libcom interviews the DSA Communist Caucus.
libcom: First of all thanks for talking to us. The main DSA twitter account once said of libcom.org "they get mad at us all the time on here lol", which let's face it is not wrong.
Generally as libertarian communists, and with most of our collective based in the UK, we've mostly ignored the DSA (Democratic Socialists of America) up until recently. We host a pamphlet written by US anarcho-syndicalists in the 1980s which boils down to 'ignore them, they're the left wing of the Democratic party', and during the presidential campaign there seemed to be pretty much unanimous and often uncritical support for Bernie Sanders in the Democratic primary, both from the DSA nationally and Jacobin magazine.
However, with the election over, and a massive influx of new members into the DSA things have started to get a bit more complicated. The impression from over here is that this influx represents the rapid politicisation of a new generation of activists, and with lots of large local chapters the DSA can be an obvious organisation to join when looking for something to get involved. However it also seems like a lot of the new members don't necessarily have entrenched Democratic Socialist politics, which is where your statement enters the fray. The reaction to the election of (ex-police union organiser) Danny Fetonte to the National Policy Committee both showed some of the limitations of the DSA's politics at a national and structural level, but also the determination of the membership to fight against both the conditions and lack of information during the election process and to take direct action internally when the NPC failed to remove Fetonte procedurally.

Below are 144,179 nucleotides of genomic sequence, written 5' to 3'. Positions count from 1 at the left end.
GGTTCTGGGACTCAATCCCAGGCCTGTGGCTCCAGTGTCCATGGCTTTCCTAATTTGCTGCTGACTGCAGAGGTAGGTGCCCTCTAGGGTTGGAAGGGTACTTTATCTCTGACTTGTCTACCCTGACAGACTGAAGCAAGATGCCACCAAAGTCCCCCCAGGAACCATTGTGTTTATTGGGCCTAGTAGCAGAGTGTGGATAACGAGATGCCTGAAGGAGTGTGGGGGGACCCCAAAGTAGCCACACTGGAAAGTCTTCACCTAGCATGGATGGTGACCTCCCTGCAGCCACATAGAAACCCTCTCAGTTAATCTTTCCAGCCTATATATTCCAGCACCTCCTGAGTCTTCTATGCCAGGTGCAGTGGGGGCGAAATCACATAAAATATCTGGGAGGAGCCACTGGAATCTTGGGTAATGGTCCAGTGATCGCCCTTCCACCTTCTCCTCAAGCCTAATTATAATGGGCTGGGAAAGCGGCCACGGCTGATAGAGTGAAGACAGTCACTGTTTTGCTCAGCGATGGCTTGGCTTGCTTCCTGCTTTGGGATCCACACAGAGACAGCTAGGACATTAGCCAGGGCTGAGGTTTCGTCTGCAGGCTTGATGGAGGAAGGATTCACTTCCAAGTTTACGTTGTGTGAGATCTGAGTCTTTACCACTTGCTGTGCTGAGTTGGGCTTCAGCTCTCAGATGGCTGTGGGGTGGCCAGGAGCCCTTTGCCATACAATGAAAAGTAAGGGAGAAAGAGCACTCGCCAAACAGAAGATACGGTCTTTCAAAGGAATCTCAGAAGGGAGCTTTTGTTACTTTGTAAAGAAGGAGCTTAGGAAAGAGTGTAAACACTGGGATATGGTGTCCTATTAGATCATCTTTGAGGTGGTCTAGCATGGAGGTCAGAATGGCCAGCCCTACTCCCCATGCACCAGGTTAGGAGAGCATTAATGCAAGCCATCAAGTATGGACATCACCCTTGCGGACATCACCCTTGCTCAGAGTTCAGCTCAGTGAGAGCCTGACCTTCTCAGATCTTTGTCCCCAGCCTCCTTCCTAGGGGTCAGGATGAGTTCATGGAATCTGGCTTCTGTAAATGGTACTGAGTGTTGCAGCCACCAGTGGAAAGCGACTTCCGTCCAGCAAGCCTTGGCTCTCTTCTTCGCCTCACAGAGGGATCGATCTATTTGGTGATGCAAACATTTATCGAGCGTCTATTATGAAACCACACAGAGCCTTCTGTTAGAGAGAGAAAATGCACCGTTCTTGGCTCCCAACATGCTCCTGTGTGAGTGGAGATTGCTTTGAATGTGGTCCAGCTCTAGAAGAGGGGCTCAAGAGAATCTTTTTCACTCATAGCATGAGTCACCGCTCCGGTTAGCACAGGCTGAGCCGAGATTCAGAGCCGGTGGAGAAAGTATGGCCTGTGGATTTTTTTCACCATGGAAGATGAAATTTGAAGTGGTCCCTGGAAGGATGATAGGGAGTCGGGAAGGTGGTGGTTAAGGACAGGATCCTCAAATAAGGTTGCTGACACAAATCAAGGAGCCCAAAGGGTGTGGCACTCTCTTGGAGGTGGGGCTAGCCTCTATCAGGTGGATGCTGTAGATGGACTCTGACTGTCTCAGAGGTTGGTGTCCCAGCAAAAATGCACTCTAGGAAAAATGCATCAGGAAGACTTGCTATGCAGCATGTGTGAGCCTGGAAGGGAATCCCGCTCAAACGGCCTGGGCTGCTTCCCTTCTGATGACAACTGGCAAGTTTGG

We bring this up because the DSA Communist Caucus statement came out just a few days after Danny Fetonte stepped down after significant public pressure.
Onto the questions:
How/why did you (personally) get involved in the DSA? How typical is that among others in the Communist Caucus?